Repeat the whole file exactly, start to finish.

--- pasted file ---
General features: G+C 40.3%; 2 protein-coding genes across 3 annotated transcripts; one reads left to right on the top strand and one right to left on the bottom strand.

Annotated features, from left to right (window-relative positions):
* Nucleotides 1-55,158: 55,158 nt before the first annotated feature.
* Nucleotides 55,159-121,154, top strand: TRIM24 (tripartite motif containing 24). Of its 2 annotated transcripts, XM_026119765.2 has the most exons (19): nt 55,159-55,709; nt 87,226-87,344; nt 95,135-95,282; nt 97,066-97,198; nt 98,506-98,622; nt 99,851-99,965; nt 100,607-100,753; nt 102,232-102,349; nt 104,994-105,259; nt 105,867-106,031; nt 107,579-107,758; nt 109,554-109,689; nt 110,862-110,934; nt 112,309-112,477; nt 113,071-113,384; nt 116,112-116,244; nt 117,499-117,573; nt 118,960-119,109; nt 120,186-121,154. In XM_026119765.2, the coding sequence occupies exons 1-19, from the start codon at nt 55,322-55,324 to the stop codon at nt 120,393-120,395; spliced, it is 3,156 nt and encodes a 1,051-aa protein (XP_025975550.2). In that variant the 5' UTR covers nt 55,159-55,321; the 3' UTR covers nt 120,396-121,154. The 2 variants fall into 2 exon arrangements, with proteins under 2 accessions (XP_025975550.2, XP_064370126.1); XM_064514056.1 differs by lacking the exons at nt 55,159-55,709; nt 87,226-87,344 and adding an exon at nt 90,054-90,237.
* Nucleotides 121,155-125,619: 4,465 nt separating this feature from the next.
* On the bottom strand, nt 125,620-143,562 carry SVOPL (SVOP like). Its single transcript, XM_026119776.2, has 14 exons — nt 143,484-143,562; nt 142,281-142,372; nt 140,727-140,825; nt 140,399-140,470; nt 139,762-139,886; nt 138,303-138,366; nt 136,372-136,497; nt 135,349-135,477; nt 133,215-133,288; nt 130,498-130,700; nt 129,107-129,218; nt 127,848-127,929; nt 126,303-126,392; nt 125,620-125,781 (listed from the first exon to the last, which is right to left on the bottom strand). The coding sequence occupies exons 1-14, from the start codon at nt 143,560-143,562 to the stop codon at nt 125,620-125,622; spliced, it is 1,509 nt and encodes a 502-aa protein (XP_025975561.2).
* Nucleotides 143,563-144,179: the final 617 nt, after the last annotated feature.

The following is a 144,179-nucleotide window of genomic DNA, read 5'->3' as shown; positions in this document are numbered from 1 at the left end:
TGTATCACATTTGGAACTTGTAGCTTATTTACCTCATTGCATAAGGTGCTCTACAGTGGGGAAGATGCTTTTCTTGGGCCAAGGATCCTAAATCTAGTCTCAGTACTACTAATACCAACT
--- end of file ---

General features: G+C 40.3%; 2 protein-coding genes across 3 annotated transcripts; one reads left to right on the top strand and one right to left on the bottom strand.

Annotated features, from left to right (window-relative positions):
* Nucleotides 1-55,158: 55,158 nt before the first annotated feature.
* Nucleotides 55,159-121,154, top strand: TRIM24 (tripartite motif containing 24). Of its 2 annotated transcripts, XM_026119765.2 has the most exons (19): nt 55,159-55,709; nt 87,226-87,344; nt 95,135-95,282; nt 97,066-97,198; nt 98,506-98,622; nt 99,851-99,965; nt 100,607-100,753; nt 102,232-102,349; nt 104,994-105,259; nt 105,867-106,031; nt 107,579-107,758; nt 109,554-109,689; nt 110,862-110,934; nt 112,309-112,477; nt 113,071-113,384; nt 116,112-116,244; nt 117,499-117,573; nt 118,960-119,109; nt 120,186-121,154. In XM_026119765.2, the coding sequence occupies exons 1-19, from the start codon at nt 55,322-55,324 to the stop codon at nt 120,393-120,395; spliced, it is 3,156 nt and encodes a 1,051-aa protein (XP_025975550.2). In that variant the 5' UTR covers nt 55,159-55,321; the 3' UTR covers nt 120,396-121,154. The 2 variants fall into 2 exon arrangements, with proteins under 2 accessions (XP_025975550.2, XP_064370126.1); XM_064514056.1 differs by lacking the exons at nt 55,159-55,709; nt 87,226-87,344 and adding an exon at nt 90,054-90,237.
* Nucleotides 121,155-125,619: 4,465 nt separating this feature from the next.
* On the bottom strand, nt 125,620-143,562 carry SVOPL (SVOP like). Its single transcript, XM_026119776.2, has 14 exons — nt 143,484-143,562; nt 142,281-142,372; nt 140,727-140,825; nt 140,399-140,470; nt 139,762-139,886; nt 138,303-138,366; nt 136,372-136,497; nt 135,349-135,477; nt 133,215-133,288; nt 130,498-130,700; nt 129,107-129,218; nt 127,848-127,929; nt 126,303-126,392; nt 125,620-125,781 (listed from the first exon to the last, which is right to left on the bottom strand). The coding sequence occupies exons 1-14, from the start codon at nt 143,560-143,562 to the stop codon at nt 125,620-125,622; spliced, it is 1,509 nt and encodes a 502-aa protein (XP_025975561.2).
* Nucleotides 143,563-144,179: the final 617 nt, after the last annotated feature.

The following is a 144,179-nucleotide window of genomic DNA, read 5'->3' as shown; positions in this document are numbered from 1 at the left end:
TGTATCACATTTGGAACTTGTAGCTTATTTACCTCATTGCATAAGGTGCTCTACAGTGGGGAAGATGCTTTTCTTGGGCCAAGGATCCTAAATCTAGTCTCAGTACTACTAATACCAACT